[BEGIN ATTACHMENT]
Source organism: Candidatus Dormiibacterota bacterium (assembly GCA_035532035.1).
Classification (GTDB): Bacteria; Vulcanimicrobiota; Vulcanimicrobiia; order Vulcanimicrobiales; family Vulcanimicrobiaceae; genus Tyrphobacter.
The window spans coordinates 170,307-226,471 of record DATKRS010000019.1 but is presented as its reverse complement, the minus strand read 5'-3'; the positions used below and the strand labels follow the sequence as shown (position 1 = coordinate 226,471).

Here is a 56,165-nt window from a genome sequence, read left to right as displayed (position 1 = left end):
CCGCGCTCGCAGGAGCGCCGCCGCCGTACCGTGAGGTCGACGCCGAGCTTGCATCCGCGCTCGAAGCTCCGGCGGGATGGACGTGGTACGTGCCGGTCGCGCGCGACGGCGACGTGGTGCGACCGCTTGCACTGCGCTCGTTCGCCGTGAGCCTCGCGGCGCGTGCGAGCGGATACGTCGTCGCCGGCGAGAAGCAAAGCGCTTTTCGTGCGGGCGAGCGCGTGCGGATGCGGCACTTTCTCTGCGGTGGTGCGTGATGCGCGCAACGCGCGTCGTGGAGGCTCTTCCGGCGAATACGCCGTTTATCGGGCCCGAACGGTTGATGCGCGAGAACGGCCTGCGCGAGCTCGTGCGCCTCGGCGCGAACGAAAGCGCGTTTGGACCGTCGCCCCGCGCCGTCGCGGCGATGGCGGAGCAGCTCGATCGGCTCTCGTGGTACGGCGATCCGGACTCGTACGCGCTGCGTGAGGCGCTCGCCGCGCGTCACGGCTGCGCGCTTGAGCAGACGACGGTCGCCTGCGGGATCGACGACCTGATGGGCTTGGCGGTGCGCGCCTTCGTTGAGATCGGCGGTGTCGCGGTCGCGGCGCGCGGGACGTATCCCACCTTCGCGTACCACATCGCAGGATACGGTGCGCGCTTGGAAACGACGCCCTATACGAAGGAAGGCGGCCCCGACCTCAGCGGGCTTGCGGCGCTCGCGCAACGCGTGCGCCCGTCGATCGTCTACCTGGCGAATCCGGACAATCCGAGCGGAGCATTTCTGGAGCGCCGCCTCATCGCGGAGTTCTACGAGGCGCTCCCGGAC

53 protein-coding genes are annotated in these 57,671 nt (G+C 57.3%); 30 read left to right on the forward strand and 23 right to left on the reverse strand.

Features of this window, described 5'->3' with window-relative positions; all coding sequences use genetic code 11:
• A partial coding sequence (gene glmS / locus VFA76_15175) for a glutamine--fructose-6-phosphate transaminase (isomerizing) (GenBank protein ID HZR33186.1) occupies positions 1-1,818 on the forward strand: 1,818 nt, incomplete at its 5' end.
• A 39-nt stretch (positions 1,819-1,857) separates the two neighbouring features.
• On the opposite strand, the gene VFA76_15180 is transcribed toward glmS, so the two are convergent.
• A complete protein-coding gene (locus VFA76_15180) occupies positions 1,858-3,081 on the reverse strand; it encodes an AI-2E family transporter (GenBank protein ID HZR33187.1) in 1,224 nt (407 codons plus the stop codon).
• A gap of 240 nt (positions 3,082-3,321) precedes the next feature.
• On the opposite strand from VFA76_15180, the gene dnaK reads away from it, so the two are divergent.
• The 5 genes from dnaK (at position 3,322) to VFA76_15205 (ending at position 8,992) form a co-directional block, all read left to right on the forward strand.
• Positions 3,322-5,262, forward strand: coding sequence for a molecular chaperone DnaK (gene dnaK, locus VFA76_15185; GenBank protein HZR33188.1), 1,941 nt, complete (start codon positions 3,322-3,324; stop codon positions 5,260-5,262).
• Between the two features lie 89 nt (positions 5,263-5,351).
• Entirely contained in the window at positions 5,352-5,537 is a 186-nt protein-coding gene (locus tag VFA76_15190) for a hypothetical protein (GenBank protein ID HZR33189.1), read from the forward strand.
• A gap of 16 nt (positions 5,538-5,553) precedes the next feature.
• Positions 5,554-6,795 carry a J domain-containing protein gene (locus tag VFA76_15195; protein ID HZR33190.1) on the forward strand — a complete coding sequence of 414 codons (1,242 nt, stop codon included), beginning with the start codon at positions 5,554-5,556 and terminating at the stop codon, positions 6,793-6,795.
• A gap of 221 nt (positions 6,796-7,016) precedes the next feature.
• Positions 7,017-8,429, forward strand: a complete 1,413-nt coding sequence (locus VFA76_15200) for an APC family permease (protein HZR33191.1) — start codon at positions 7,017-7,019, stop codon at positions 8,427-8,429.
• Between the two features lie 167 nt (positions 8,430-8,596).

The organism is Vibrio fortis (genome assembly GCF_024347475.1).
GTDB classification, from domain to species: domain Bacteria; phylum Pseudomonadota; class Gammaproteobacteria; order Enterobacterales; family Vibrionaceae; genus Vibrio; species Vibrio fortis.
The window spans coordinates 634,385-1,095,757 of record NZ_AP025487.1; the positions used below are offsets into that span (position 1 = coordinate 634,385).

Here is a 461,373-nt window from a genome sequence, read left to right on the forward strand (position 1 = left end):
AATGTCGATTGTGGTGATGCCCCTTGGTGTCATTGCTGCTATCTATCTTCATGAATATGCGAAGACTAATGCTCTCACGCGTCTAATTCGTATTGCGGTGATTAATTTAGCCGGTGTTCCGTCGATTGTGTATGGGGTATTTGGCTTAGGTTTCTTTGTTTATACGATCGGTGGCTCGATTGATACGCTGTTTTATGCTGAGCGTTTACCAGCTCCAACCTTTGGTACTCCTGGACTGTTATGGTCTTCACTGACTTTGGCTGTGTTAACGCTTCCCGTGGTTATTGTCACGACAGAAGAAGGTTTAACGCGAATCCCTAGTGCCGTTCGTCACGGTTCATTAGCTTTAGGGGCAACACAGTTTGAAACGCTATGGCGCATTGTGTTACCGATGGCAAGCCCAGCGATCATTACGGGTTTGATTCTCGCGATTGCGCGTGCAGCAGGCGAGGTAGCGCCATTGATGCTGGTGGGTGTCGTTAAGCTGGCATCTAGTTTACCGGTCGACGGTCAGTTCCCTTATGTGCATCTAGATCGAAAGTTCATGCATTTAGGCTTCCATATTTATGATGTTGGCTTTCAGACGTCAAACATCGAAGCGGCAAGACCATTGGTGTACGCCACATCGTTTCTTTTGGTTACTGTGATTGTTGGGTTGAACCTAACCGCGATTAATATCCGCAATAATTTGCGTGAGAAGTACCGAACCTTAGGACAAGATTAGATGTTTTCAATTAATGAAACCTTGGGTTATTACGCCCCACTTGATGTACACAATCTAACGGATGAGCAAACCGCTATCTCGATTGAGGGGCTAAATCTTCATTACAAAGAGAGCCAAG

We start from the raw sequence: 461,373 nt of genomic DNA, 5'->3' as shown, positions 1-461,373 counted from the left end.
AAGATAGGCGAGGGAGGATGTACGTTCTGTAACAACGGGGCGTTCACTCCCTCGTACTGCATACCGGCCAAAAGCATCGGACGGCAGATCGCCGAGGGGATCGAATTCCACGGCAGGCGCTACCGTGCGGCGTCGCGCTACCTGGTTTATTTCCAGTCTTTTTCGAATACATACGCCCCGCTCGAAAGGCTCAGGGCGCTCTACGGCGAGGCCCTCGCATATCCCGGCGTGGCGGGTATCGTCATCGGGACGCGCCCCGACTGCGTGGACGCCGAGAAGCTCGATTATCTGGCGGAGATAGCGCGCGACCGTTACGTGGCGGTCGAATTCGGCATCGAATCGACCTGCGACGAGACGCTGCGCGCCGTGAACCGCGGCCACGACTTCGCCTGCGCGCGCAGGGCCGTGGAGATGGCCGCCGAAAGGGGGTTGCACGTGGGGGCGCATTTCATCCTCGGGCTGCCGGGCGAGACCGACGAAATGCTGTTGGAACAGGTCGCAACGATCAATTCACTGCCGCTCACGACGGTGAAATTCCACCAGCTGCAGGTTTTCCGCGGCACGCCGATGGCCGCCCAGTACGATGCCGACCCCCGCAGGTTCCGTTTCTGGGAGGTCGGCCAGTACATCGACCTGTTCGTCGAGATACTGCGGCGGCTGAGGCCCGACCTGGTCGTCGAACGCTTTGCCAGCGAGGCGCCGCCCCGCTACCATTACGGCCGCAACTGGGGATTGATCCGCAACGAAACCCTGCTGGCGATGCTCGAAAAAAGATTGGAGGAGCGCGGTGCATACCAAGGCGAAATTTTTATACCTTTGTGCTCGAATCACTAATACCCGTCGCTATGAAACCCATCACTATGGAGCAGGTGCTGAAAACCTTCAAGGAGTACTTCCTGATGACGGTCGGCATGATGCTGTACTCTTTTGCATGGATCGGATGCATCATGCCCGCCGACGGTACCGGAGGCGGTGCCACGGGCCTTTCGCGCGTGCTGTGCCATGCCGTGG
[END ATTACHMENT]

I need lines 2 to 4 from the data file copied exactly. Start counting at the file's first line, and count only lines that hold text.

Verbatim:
Classification (GTDB): Bacteria; Vulcanimicrobiota; Vulcanimicrobiia; order Vulcanimicrobiales; family Vulcanimicrobiaceae; genus Tyrphobacter.
The window spans coordinates 170,307-226,471 of record DATKRS010000019.1 but is presented as its reverse complement, the minus strand read 5'-3'; the positions used below and the strand labels follow the sequence as shown (position 1 = coordinate 226,471).

Here is a 56,165-nt window from a genome sequence, read left to right as displayed (position 1 = left end):